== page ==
He has found vocal support in the black community for that argument. “Sometimes, my people, we can be our own worst enemy,” wrote the Chicago Tribune’s Dahleen Glanton in a column addressed to fellow black Chicagoans. “We cannot turn our backs on a chance for our young people to choose scholarships over gangs, in favor of preserving a patch of grass in neighbourhoods that are filled with so many garbage-strewn vacant lots.”
But for the project’s second group of critics, the site is far more than a patch of grass. Mr. Obama plans to plunk his library in historic Jackson Park. It was designed by Frederick Law Olmsted and Calvert Vaux, the famed landscape architects of New York’s Central Park. Jackson Park was the site of the World’s Columbian Exposition, the Chicago fair of 1893. It connects to nearby Washington Park by way of the delightfully named Midway Plaisance, a stretch of linear park that is another Olmsted and Vaux creation.
“It would be fine with us if Obama had the greatest library known to man – just not in a public park,” said Juanita Irizarry, executive director of Friends of the Parks, an advocacy group.
She says feelings about the issue have become so inflamed that some library backers are even suggesting that “if you say you don’t want this in a park, you must hate all black people.” In fact, says Ms. Irizarry, who is of Puerto Rican background, those who are campaigning against the Jackson Park site simply want to protect Chicago’s unrivalled park system, which includes a famous green band that stretches along Lake Michigan from north to south.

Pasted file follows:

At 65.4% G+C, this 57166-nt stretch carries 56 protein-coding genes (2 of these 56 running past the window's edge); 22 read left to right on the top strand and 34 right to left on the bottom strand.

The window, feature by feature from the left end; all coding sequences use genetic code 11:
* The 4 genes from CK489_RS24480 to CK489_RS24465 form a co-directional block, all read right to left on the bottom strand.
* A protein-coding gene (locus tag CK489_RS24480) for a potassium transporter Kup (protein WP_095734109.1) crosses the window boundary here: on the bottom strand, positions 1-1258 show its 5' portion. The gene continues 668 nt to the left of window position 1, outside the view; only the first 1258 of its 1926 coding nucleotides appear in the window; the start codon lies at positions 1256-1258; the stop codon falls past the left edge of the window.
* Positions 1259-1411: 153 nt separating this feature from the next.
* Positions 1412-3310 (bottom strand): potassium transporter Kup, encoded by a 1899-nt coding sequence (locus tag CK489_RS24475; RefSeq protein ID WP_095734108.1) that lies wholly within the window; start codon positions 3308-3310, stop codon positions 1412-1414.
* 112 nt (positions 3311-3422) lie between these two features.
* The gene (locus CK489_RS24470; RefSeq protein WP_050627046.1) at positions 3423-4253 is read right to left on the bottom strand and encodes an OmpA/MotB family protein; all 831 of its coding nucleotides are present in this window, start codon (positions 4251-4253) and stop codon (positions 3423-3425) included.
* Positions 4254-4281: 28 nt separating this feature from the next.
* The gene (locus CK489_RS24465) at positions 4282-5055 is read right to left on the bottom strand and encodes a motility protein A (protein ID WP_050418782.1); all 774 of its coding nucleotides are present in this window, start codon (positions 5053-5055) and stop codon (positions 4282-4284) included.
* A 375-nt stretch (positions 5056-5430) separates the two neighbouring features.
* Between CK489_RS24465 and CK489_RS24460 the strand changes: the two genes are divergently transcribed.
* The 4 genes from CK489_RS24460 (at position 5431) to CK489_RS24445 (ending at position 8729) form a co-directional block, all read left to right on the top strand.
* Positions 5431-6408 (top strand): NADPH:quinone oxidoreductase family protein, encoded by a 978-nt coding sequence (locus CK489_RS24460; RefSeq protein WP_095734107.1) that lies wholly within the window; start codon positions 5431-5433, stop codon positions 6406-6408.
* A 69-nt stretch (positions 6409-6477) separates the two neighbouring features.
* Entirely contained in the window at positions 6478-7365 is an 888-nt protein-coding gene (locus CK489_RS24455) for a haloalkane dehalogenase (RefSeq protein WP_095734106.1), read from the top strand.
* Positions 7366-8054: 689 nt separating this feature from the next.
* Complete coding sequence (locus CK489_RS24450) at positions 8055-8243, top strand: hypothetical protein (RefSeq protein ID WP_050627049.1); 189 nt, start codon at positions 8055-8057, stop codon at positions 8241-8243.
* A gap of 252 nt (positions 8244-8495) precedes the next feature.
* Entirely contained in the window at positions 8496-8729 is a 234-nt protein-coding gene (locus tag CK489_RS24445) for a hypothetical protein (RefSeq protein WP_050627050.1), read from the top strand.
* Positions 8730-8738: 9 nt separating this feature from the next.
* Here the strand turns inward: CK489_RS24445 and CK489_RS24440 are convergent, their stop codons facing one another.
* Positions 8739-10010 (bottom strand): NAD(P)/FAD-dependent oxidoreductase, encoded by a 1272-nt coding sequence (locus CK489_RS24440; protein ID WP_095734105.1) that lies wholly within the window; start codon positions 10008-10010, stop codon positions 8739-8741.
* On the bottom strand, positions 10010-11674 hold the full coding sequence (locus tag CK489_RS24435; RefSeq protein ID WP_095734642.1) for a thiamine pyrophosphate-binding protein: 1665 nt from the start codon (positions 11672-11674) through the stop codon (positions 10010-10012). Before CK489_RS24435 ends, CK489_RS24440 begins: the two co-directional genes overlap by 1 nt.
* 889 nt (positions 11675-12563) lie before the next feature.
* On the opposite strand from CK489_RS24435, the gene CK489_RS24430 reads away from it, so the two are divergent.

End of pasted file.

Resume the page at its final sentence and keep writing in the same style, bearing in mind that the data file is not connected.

More than 100 University of Chicago faculty members signed a letter in January opposing the use of Jackson Park. They say Olmsted’s democratic vision of a park for everyone rules out monuments to great men.
Another group of professors calls that absurd: There is nothing more democratic than welcoming thousands of visitors to a centre named for the first black president, whose election was a landmark for American democracy.
“Olmsted said that this is to be the park of the people,” said biochemistry professor Erin Adams. “I’m sure he is turning over in his grave.”
She says the library critics don’t appreciate “the level of hopelessness that exists in this community and what this means to people who really just feel like they have been shafted over and over and over again.”
Walking her dog around Jackson Park on a recent afternoon, she noted that the Obama complex will take up only a 19-acre portion of a 500-acre park – and an underused portion at that. Often, she said, she is the only one around.
Most likely, the project will go ahead despite all the controversy. Rahm Emanuel, the mayor of Chicago and once Mr. Obama’s chief of staff in the White House, is a strong backer. So is the rich and powerful University of Chicago.
Mr. Obama himself is raising millions of dollars from wealthy supporters to make sure it is built. To calm the critics, the Obama people have tweaked the project. They scrapped a surface parking lot on the Midway Plaisance and replaced it with an underground garage. They added a bike and pedestrian “promenade” and made other landscaping changes to make the centre fit the Olmsted and Vaux feeling of the park. If city officials give their stamp of approval, organizers hope to get shovels in the ground by the end of the year and have the centre open in 2021.
“It’s not just a building. It’s not just a park,” Mr. Obama said when he unveiled plans for the project last year. “Hopefully it’s a hub where all of us can see a brighter future for the South Side.”